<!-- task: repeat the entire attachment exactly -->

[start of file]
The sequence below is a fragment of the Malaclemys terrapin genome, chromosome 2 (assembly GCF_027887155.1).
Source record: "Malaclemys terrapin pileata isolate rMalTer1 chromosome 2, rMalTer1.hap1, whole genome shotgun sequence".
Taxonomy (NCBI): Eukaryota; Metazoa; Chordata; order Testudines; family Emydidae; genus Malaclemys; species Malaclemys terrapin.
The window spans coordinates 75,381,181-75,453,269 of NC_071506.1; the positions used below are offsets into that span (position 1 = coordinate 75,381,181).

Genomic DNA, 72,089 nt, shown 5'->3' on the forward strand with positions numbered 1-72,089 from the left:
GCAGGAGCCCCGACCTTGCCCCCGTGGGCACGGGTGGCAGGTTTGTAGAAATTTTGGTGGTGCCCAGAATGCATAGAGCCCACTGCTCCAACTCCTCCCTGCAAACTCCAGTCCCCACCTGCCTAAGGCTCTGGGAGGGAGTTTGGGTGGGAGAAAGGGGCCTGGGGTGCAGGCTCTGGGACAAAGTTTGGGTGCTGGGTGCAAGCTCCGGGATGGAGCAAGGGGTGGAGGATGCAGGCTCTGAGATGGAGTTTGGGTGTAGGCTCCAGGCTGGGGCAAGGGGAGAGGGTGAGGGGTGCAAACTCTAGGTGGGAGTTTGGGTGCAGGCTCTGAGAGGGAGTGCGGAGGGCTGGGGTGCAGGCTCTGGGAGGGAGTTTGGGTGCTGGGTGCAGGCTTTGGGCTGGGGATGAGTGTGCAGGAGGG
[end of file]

The sequence below is a fragment of the Malaclemys terrapin genome, chromosome 2 (assembly GCF_027887155.1).
Source record: "Malaclemys terrapin pileata isolate rMalTer1 chromosome 2, rMalTer1.hap1, whole genome shotgun sequence".
Taxonomy (NCBI): Eukaryota; Metazoa; Chordata; order Testudines; family Emydidae; genus Malaclemys; species Malaclemys terrapin.
The window spans coordinates 75,381,181-75,453,269 of NC_071506.1; the positions used below are offsets into that span (position 1 = coordinate 75,381,181).

Genomic DNA, 72,089 nt, shown 5'->3' on the forward strand with positions numbered 1-72,089 from the left:
GCAGGAGCCCCGACCTTGCCCCCGTGGGCACGGGTGGCAGGTTTGTAGAAATTTTGGTGGTGCCCAGAATGCATAGAGCCCACTGCTCCAACTCCTCCCTGCAAACTCCAGTCCCCACCTGCCTAAGGCTCTGGGAGGGAGTTTGGGTGGGAGAAAGGGGCCTGGGGTGCAGGCTCTGGGACAAAGTTTGGGTGCTGGGTGCAAGCTCCGGGATGGAGCAAGGGGTGGAGGATGCAGGCTCTGAGATGGAGTTTGGGTGTAGGCTCCAGGCTGGGGCAAGGGGAGAGGGTGAGGGGTGCAAACTCTAGGTGGGAGTTTGGGTGCAGGCTCTGAGAGGGAGTGCGGAGGGCTGGGGTGCAGGCTCTGGGAGGGAGTTTGGGTGCTGGGTGCAGGCTTTGGGCTGGGGATGAGTGTGCAGGAGGG